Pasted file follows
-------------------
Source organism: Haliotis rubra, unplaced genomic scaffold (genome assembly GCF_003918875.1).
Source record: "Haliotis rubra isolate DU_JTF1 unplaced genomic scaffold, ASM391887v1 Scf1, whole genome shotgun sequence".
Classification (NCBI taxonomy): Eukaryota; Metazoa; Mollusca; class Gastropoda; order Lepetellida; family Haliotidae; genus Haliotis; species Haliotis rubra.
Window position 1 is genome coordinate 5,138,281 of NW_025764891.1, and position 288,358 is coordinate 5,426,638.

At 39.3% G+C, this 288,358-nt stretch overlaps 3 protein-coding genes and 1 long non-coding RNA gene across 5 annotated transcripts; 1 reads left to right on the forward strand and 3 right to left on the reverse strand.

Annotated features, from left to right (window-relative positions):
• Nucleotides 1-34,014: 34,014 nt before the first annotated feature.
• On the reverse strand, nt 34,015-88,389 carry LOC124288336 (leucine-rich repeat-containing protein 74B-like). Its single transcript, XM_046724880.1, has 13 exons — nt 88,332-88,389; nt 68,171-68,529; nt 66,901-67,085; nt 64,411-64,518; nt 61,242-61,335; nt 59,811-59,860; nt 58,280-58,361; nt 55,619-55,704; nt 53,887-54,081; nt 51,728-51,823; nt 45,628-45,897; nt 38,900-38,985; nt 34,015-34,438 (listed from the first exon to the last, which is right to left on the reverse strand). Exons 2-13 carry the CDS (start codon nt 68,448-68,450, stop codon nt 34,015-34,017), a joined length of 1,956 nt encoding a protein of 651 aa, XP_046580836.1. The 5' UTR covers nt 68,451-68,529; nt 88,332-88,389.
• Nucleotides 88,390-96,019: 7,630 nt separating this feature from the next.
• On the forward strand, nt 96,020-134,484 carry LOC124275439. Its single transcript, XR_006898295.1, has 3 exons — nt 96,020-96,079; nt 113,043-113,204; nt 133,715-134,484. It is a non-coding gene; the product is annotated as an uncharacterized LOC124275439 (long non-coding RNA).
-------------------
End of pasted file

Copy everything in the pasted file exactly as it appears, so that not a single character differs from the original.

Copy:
Source organism: Haliotis rubra, unplaced genomic scaffold (genome assembly GCF_003918875.1).
Source record: "Haliotis rubra isolate DU_JTF1 unplaced genomic scaffold, ASM391887v1 Scf1, whole genome shotgun sequence".
Classification (NCBI taxonomy): Eukaryota; Metazoa; Mollusca; class Gastropoda; order Lepetellida; family Haliotidae; genus Haliotis; species Haliotis rubra.
Window position 1 is genome coordinate 5,138,281 of NW_025764891.1, and position 288,358 is coordinate 5,426,638.

At 39.3% G+C, this 288,358-nt stretch overlaps 3 protein-coding genes and 1 long non-coding RNA gene across 5 annotated transcripts; 1 reads left to right on the forward strand and 3 right to left on the reverse strand.

Annotated features, from left to right (window-relative positions):
• Nucleotides 1-34,014: 34,014 nt before the first annotated feature.
• On the reverse strand, nt 34,015-88,389 carry LOC124288336 (leucine-rich repeat-containing protein 74B-like). Its single transcript, XM_046724880.1, has 13 exons — nt 88,332-88,389; nt 68,171-68,529; nt 66,901-67,085; nt 64,411-64,518; nt 61,242-61,335; nt 59,811-59,860; nt 58,280-58,361; nt 55,619-55,704; nt 53,887-54,081; nt 51,728-51,823; nt 45,628-45,897; nt 38,900-38,985; nt 34,015-34,438 (listed from the first exon to the last, which is right to left on the reverse strand). Exons 2-13 carry the CDS (start codon nt 68,448-68,450, stop codon nt 34,015-34,017), a joined length of 1,956 nt encoding a protein of 651 aa, XP_046580836.1. The 5' UTR covers nt 68,451-68,529; nt 88,332-88,389.
• Nucleotides 88,390-96,019: 7,630 nt separating this feature from the next.
• On the forward strand, nt 96,020-134,484 carry LOC124275439. Its single transcript, XR_006898295.1, has 3 exons — nt 96,020-96,079; nt 113,043-113,204; nt 133,715-134,484. It is a non-coding gene; the product is annotated as an uncharacterized LOC124275439 (long non-coding RNA).